Reach across aisle to secure water

In a session most notable for strong partisan disagreement, state legislators on both sides of the aisle came together to support the improvement and protection of state water infrastructure. 
 
 
Last month, the Legislature passed a buffer bill to help prevent harmful agriculture runoff from entering bodies of water. Although House Republicans have presented a bonding bill with funding recommendations dramatically lower than those of the Democratic-led Senate or Gov. Mark Dayton, all parties agree that water infrastructure requires further attention.
 
 
It is encouraging to see bipartisan support for water infrastructure, as a report issued earlier this year found that almost two-thirds of test wells in central Minnesota had dangerous levels of pollution. 
 
 
Fixing polluted water systems is much more expensive than preventing pollution, so it is crucial that researchers examine Minnesota’s water infrastructure in order to prevent water crises. Fortunately, water infrastructure reform is likely in Minnesota, despite indetermination over exact funding sources.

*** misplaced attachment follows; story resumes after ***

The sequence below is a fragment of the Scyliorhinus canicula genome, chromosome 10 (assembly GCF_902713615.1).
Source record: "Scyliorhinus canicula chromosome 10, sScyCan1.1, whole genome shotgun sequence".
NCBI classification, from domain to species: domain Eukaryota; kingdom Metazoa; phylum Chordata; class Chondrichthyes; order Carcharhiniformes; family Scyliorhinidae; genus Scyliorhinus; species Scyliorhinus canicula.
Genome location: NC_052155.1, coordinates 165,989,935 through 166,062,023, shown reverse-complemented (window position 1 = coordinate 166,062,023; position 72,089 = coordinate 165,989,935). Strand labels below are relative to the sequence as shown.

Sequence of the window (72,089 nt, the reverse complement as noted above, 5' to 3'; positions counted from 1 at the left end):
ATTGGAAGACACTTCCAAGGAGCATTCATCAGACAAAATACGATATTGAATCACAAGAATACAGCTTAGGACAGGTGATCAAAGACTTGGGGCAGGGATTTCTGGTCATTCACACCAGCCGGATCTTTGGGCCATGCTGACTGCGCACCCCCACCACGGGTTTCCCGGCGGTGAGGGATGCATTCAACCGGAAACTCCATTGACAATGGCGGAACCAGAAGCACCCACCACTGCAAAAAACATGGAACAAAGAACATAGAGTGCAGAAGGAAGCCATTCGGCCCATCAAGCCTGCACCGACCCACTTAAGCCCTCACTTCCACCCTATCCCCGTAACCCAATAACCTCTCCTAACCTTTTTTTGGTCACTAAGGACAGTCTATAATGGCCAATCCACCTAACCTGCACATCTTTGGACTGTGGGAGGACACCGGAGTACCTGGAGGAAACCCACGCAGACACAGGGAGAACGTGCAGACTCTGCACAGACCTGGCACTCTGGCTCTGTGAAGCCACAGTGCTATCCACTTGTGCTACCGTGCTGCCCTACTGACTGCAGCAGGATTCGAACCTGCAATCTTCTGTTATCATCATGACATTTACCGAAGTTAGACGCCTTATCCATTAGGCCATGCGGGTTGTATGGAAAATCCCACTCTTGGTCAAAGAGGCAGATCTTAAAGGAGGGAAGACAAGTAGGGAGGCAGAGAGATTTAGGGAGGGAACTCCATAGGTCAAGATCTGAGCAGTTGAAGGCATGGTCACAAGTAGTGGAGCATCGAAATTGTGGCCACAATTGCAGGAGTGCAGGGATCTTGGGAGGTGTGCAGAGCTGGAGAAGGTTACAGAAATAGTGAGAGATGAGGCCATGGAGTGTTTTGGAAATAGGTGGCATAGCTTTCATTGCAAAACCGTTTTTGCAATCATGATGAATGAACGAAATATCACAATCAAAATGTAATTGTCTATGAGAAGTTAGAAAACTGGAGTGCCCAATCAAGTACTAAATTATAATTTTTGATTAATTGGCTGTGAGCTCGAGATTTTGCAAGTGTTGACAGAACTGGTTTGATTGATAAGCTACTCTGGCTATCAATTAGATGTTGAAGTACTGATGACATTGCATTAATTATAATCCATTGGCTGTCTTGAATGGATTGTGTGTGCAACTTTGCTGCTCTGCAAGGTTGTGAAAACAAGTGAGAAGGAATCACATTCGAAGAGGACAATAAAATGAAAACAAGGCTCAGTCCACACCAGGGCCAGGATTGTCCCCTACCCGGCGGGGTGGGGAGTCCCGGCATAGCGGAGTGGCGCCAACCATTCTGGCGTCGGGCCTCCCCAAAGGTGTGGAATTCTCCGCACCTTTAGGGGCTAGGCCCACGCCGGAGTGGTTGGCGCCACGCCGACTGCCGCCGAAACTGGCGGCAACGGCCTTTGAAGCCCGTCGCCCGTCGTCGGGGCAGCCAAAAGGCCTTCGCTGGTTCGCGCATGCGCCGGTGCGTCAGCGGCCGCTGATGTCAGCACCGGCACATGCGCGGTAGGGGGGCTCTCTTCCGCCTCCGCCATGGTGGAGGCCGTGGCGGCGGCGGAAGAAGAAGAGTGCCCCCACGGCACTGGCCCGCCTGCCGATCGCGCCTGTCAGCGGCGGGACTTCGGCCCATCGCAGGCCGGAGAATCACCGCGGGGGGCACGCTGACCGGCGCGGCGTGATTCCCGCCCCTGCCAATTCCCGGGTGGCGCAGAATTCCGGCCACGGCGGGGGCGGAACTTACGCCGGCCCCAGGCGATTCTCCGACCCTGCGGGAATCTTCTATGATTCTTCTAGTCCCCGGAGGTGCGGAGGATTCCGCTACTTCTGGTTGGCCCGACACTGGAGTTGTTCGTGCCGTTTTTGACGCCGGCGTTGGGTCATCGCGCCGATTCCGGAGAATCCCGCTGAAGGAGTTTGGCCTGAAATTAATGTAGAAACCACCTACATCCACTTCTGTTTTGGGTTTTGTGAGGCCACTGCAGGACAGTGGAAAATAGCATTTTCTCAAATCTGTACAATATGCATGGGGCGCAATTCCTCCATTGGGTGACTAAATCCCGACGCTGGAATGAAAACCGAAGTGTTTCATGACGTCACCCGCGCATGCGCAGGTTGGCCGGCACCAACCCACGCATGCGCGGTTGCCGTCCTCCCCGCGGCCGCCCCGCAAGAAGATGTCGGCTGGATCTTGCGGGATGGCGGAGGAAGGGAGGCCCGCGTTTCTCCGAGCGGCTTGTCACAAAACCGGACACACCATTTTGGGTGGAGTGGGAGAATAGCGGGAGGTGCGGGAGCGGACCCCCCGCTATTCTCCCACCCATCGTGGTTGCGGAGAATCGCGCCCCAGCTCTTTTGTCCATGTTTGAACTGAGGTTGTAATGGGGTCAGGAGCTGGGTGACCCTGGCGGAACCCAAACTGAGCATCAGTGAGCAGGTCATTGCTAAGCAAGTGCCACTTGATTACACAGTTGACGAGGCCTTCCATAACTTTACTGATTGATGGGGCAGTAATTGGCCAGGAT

We hope the opportunity to collaborate on a bill related to water infrastructure will spark more bipartisan Legislature at the Capitol. Proposals from the House and Senate this session have differed wildly in size, scope and priorities, demonstrating an unwillingness of both parties to compromise. 
 
 
Although political polarization is a national problem, we call on state legislators to meet in the middle. Safe drinking water is a basic human right, but matters of life or death shouldn’t be the only bills our leaders sign into law.